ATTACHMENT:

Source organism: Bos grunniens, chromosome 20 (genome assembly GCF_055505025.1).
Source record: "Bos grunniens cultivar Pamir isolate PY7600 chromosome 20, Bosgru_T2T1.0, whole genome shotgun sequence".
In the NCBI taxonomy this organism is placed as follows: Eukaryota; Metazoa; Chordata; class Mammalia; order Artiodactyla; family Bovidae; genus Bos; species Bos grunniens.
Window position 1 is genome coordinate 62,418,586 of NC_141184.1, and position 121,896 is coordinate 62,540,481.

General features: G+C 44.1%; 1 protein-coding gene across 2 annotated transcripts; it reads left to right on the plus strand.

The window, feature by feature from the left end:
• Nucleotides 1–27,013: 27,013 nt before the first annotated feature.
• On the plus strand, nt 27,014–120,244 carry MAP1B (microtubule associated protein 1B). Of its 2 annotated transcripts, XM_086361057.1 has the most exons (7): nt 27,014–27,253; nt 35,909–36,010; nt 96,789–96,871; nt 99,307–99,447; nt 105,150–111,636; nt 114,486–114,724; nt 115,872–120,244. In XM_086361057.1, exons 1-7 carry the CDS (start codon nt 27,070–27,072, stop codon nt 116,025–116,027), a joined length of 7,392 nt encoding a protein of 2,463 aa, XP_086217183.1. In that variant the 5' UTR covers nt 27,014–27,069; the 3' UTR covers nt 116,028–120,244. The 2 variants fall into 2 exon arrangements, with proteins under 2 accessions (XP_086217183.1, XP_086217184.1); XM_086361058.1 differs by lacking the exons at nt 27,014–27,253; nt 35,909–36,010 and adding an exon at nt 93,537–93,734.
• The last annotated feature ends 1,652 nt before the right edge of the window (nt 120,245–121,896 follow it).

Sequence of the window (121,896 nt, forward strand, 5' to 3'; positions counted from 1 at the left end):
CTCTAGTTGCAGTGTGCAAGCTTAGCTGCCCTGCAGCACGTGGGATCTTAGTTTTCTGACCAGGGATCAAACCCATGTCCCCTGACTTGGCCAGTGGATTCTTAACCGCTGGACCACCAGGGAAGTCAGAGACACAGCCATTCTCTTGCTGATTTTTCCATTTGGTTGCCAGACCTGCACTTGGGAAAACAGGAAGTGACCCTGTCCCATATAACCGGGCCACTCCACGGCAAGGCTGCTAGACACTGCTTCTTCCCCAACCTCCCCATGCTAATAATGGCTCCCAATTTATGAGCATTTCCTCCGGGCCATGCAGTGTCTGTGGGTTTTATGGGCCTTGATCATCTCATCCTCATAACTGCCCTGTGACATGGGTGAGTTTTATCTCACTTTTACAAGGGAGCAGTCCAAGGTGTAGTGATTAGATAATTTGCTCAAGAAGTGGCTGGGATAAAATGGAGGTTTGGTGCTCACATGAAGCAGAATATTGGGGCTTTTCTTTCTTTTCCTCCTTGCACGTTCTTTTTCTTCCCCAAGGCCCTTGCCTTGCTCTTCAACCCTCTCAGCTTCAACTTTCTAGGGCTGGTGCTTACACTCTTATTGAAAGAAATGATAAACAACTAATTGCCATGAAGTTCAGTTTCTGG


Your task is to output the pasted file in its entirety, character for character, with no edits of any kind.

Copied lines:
Source organism: Bos grunniens, chromosome 20 (genome assembly GCF_055505025.1).
Source record: "Bos grunniens cultivar Pamir isolate PY7600 chromosome 20, Bosgru_T2T1.0, whole genome shotgun sequence".
In the NCBI taxonomy this organism is placed as follows: Eukaryota; Metazoa; Chordata; class Mammalia; order Artiodactyla; family Bovidae; genus Bos; species Bos grunniens.
Window position 1 is genome coordinate 62,418,586 of NC_141184.1, and position 121,896 is coordinate 62,540,481.

General features: G+C 44.1%; 1 protein-coding gene across 2 annotated transcripts; it reads left to right on the plus strand.

The window, feature by feature from the left end:
• Nucleotides 1–27,013: 27,013 nt before the first annotated feature.
• On the plus strand, nt 27,014–120,244 carry MAP1B (microtubule associated protein 1B). Of its 2 annotated transcripts, XM_086361057.1 has the most exons (7): nt 27,014–27,253; nt 35,909–36,010; nt 96,789–96,871; nt 99,307–99,447; nt 105,150–111,636; nt 114,486–114,724; nt 115,872–120,244. In XM_086361057.1, exons 1-7 carry the CDS (start codon nt 27,070–27,072, stop codon nt 116,025–116,027), a joined length of 7,392 nt encoding a protein of 2,463 aa, XP_086217183.1. In that variant the 5' UTR covers nt 27,014–27,069; the 3' UTR covers nt 116,028–120,244. The 2 variants fall into 2 exon arrangements, with proteins under 2 accessions (XP_086217183.1, XP_086217184.1); XM_086361058.1 differs by lacking the exons at nt 27,014–27,253; nt 35,909–36,010 and adding an exon at nt 93,537–93,734.
• The last annotated feature ends 1,652 nt before the right edge of the window (nt 120,245–121,896 follow it).

Sequence of the window (121,896 nt, forward strand, 5' to 3'; positions counted from 1 at the left end):
CTCTAGTTGCAGTGTGCAAGCTTAGCTGCCCTGCAGCACGTGGGATCTTAGTTTTCTGACCAGGGATCAAACCCATGTCCCCTGACTTGGCCAGTGGATTCTTAACCGCTGGACCACCAGGGAAGTCAGAGACACAGCCATTCTCTTGCTGATTTTTCCATTTGGTTGCCAGACCTGCACTTGGGAAAACAGGAAGTGACCCTGTCCCATATAACCGGGCCACTCCACGGCAAGGCTGCTAGACACTGCTTCTTCCCCAACCTCCCCATGCTAATAATGGCTCCCAATTTATGAGCATTTCCTCCGGGCCATGCAGTGTCTGTGGGTTTTATGGGCCTTGATCATCTCATCCTCATAACTGCCCTGTGACATGGGTGAGTTTTATCTCACTTTTACAAGGGAGCAGTCCAAGGTGTAGTGATTAGATAATTTGCTCAAGAAGTGGCTGGGATAAAATGGAGGTTTGGTGCTCACATGAAGCAGAATATTGGGGCTTTTCTTTCTTTTCCTCCTTGCACGTTCTTTTTCTTCCCCAAGGCCCTTGCCTTGCTCTTCAACCCTCTCAGCTTCAACTTTCTAGGGCTGGTGCTTACACTCTTATTGAAAGAAATGATAAACAACTAATTGCCATGAAGTTCAGTTTCTGG